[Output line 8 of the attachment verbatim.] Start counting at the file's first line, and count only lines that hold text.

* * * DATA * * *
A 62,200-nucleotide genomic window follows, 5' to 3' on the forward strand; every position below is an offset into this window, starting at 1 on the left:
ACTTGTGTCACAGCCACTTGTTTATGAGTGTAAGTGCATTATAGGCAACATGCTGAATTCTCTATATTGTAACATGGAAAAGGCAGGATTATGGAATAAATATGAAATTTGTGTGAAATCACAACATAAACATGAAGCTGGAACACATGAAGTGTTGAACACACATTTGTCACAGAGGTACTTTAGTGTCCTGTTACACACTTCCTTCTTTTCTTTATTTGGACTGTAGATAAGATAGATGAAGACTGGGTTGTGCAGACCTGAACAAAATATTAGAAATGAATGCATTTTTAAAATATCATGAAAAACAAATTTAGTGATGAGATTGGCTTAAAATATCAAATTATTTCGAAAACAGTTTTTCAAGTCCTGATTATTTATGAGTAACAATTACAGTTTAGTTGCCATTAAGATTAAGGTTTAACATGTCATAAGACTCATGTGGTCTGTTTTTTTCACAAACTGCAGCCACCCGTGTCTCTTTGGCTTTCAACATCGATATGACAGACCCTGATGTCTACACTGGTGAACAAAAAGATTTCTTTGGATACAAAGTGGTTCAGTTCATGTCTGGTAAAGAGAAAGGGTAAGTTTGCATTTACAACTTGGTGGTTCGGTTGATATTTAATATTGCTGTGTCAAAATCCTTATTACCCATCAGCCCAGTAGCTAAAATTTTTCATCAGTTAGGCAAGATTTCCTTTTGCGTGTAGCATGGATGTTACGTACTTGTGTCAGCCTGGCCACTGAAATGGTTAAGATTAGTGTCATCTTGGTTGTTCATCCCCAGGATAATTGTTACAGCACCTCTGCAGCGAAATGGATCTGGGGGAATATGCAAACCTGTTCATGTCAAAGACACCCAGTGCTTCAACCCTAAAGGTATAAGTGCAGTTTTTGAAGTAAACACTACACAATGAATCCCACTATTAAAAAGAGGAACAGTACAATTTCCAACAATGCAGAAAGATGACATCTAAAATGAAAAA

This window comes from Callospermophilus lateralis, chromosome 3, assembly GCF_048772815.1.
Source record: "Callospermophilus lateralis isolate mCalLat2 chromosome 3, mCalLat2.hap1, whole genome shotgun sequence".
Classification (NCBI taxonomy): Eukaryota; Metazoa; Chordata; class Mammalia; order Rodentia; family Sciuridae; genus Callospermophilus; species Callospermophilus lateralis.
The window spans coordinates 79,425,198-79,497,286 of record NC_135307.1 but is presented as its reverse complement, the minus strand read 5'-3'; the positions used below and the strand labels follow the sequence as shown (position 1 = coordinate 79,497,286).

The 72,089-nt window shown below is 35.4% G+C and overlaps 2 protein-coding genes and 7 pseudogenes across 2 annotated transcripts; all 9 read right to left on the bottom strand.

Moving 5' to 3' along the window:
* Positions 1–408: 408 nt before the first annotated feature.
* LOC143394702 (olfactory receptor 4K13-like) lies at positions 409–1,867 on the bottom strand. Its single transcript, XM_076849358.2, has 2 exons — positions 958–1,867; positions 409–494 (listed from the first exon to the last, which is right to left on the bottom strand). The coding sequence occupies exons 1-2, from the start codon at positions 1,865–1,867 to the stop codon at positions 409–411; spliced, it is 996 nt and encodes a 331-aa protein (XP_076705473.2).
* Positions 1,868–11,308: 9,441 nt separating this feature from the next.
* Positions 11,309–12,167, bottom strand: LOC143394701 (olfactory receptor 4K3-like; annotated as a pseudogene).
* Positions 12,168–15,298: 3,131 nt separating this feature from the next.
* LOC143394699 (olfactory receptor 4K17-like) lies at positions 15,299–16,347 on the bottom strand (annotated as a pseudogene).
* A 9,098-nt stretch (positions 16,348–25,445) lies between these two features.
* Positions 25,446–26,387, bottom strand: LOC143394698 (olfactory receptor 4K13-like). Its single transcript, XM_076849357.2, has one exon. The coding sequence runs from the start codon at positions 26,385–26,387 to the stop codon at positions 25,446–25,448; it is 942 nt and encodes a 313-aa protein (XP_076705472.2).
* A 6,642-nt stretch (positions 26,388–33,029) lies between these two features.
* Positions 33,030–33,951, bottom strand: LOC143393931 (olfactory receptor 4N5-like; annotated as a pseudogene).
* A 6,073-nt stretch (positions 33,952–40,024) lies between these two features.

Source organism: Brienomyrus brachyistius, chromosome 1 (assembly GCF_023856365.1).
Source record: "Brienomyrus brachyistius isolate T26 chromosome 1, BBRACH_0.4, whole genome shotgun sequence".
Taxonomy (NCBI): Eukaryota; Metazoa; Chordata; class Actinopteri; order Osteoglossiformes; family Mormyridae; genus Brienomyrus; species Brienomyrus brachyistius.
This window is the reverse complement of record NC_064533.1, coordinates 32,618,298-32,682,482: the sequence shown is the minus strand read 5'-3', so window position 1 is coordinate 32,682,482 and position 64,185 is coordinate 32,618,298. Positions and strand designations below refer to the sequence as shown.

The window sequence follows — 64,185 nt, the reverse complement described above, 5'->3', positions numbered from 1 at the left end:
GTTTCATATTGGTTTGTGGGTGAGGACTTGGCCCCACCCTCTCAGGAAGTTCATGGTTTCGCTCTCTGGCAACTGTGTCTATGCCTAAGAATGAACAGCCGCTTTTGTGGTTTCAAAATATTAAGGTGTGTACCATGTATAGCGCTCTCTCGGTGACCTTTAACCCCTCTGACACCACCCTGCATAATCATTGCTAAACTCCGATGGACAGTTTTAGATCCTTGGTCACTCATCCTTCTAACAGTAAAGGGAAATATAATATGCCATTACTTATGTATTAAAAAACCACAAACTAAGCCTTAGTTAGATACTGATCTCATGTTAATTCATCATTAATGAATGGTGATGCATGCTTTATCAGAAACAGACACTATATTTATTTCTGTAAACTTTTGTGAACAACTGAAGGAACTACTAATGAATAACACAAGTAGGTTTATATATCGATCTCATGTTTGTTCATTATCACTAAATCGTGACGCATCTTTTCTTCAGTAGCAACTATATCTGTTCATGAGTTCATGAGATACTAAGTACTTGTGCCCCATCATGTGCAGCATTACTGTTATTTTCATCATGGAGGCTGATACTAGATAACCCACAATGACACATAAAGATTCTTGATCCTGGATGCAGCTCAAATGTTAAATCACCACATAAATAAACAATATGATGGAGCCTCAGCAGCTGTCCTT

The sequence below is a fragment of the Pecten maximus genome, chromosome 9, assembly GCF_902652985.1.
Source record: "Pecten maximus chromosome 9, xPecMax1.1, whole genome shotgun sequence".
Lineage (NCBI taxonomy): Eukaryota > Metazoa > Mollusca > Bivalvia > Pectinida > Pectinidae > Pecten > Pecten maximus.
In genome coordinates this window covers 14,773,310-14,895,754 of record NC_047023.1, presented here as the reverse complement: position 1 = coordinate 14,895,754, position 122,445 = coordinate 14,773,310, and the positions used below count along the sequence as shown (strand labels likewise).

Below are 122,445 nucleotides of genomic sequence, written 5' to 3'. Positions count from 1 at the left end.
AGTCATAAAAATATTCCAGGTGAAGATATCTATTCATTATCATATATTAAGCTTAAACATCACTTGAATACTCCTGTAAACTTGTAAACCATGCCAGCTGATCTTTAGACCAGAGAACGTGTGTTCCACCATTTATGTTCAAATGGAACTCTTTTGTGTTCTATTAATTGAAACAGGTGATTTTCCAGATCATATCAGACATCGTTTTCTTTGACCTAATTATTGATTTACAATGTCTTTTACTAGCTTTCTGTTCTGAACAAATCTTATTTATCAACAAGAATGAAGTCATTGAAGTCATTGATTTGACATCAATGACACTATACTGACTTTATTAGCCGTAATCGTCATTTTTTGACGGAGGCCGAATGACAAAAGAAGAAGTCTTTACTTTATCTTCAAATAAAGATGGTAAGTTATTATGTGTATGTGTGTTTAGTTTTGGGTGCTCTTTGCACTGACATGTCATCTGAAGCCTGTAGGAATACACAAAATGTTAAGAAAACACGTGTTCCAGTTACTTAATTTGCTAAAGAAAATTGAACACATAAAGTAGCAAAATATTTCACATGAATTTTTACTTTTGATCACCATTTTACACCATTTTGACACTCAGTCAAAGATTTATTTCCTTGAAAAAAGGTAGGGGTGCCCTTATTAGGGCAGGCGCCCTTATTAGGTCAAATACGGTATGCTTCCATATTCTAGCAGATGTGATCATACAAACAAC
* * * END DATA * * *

Moving 5' to 3' along the window: